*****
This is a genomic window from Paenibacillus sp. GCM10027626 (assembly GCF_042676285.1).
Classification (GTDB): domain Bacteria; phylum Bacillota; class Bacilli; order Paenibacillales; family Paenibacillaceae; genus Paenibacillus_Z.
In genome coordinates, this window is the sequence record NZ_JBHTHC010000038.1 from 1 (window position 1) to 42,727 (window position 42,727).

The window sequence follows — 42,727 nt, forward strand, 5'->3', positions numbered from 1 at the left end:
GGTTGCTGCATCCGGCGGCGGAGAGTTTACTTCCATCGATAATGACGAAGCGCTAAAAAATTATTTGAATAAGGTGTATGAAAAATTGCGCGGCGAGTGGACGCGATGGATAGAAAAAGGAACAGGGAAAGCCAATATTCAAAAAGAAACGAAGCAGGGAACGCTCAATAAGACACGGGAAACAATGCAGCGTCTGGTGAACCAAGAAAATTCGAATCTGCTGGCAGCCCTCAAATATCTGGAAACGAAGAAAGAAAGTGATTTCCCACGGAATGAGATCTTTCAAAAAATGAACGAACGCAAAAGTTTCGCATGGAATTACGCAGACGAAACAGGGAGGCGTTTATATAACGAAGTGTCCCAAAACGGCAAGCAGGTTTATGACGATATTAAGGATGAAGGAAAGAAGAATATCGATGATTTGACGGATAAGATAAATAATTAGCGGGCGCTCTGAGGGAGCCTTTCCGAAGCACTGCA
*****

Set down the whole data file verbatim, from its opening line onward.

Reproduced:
This is a genomic window from Paenibacillus sp. GCM10027626 (assembly GCF_042676285.1).
Classification (GTDB): domain Bacteria; phylum Bacillota; class Bacilli; order Paenibacillales; family Paenibacillaceae; genus Paenibacillus_Z.
In genome coordinates, this window is the sequence record NZ_JBHTHC010000038.1 from 1 (window position 1) to 42,727 (window position 42,727).

The window sequence follows — 42,727 nt, forward strand, 5'->3', positions numbered from 1 at the left end:
GGTTGCTGCATCCGGCGGCGGAGAGTTTACTTCCATCGATAATGACGAAGCGCTAAAAAATTATTTGAATAAGGTGTATGAAAAATTGCGCGGCGAGTGGACGCGATGGATAGAAAAAGGAACAGGGAAAGCCAATATTCAAAAAGAAACGAAGCAGGGAACGCTCAATAAGACACGGGAAACAATGCAGCGTCTGGTGAACCAAGAAAATTCGAATCTGCTGGCAGCCCTCAAATATCTGGAAACGAAGAAAGAAAGTGATTTCCCACGGAATGAGATCTTTCAAAAAATGAACGAACGCAAAAGTTTCGCATGGAATTACGCAGACGAAACAGGGAGGCGTTTATATAACGAAGTGTCCCAAAACGGCAAGCAGGTTTATGACGATATTAAGGATGAAGGAAAGAAGAATATCGATGATTTGACGGATAAGATAAATAATTAGCGGGCGCTCTGAGGGAGCCTTTCCGAAGCACTGCA